|US5586896 *||Jan 11, 1995||Dec 24, 1996||The Whitaker Corporation||Heater ring connector assembly|
|US5692928 *||May 10, 1996||Dec 2, 1997||Molex Incorporated||Electrical connector having terminals with improved retention means|
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|US8083554 *||Jun 5, 2009||Dec 27, 2011||Tyco Electronics Corporation||Connector assembly having a unitary housing|
|US8506336||Sep 2, 2011||Aug 13, 2013||Tyco Electronics Corporation||Stamped and formed contact|
|US20050106932 *||Nov 4, 2004||May 19, 2005||Junichi Miyazawa||Reduced-size connector|
|US20060286872 *||Jun 15, 2005||Dec 21, 2006||Yan Margulis||Electrical connector having blade terminals|
|USD641709||Nov 30, 2010||Jul 19, 2011||Fci Americas Technology Llc||Vertical electrical connector|
|USD651981||Jul 15, 2011||Jan 10, 2012||Fci Americas Technology Llc||Vertical electrical connector|
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|USD696199||Jul 23, 2012||Dec 24, 2013||Fci Americas Technology Llc||Vertical electrical connector|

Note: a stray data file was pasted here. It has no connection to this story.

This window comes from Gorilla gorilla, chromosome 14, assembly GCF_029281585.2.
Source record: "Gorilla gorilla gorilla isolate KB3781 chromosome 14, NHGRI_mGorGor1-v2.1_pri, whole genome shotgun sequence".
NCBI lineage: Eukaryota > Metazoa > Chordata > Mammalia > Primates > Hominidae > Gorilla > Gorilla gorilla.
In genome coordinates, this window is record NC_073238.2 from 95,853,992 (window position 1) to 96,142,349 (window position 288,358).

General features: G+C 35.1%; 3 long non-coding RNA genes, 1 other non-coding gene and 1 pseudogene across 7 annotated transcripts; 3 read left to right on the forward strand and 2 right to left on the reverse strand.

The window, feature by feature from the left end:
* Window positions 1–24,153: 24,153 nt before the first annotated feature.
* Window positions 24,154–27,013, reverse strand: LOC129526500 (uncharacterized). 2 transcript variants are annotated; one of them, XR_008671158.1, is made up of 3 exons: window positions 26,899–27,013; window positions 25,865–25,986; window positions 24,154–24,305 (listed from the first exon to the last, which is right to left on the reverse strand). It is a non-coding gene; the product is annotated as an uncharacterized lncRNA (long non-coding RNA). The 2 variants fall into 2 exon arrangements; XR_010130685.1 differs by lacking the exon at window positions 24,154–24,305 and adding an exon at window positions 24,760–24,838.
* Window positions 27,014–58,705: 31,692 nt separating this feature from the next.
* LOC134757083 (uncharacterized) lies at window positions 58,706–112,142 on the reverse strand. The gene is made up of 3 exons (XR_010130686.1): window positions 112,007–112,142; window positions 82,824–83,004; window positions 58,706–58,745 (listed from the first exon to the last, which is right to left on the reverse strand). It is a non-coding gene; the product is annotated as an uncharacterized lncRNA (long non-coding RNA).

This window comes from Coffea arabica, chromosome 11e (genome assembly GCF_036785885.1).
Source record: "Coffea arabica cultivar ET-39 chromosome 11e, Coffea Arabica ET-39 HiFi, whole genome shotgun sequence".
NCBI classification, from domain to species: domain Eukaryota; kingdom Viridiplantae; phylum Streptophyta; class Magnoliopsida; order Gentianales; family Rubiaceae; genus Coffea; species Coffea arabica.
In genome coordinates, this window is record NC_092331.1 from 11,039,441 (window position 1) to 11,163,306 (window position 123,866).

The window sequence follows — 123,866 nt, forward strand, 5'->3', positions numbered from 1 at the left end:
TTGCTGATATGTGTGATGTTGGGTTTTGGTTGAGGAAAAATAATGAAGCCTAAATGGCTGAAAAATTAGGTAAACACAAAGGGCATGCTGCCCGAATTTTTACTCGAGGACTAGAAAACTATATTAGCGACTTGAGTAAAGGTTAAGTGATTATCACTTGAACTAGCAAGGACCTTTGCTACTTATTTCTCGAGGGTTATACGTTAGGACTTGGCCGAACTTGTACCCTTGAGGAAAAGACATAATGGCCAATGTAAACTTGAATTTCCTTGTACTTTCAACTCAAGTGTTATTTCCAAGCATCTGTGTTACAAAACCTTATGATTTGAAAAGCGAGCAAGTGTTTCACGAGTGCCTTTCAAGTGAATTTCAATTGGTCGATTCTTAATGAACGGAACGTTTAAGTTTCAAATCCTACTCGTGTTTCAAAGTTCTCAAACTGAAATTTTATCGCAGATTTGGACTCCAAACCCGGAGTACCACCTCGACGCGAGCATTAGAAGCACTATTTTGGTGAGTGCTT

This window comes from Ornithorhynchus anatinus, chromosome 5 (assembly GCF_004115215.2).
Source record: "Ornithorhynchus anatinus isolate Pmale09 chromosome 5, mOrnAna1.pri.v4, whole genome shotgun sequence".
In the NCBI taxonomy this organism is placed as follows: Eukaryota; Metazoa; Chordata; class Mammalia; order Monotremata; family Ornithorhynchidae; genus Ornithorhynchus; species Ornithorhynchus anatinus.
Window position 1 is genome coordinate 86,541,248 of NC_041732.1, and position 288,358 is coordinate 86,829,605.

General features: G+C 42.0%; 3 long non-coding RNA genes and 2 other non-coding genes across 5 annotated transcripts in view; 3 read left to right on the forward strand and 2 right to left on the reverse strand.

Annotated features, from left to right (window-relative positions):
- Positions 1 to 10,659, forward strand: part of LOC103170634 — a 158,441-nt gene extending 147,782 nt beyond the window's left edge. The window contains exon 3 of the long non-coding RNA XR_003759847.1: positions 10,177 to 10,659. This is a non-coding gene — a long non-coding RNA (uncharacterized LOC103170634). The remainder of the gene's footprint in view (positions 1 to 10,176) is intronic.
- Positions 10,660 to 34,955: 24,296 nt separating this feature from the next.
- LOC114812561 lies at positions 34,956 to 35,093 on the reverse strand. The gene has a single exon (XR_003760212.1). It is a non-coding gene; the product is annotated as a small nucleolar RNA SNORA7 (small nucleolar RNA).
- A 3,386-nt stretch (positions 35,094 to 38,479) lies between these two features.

|CN1059985C *||Dec 20, 1994||Dec 27, 2000||惠特克公司||Electrical connector with improved contact retention|
|U.S. Classification||439/733.1, 439/869|
|International Classification||H01R13/422, H01R24/00, H01R13/04, H01R13/648, H01R13/41|
|Sep 27, 1990||AS||Assignment|
Owner name: AMP INCORPORATED, P.O. BOX 3608, HARRISBURG, PA 17
Free format text: ASSIGNMENT OF ASSIGNORS INTEREST.;ASSIGNOR:BUCHTER, RANDOLPH L.;REEL/FRAME:005468/0070
Effective date: 19900927
|Aug 3, 1993||CC||Certificate of correction|
|Apr 19, 1995||FPAY||Fee payment|
Year of fee payment: 4
|May 3, 1999||FPAY||Fee payment|
Year of fee payment: 8
|Mar 31, 2003||FPAY||Fee payment|
Year of fee payment: 12
|May 28, 2003||REMI||Maintenance fee reminder mailed|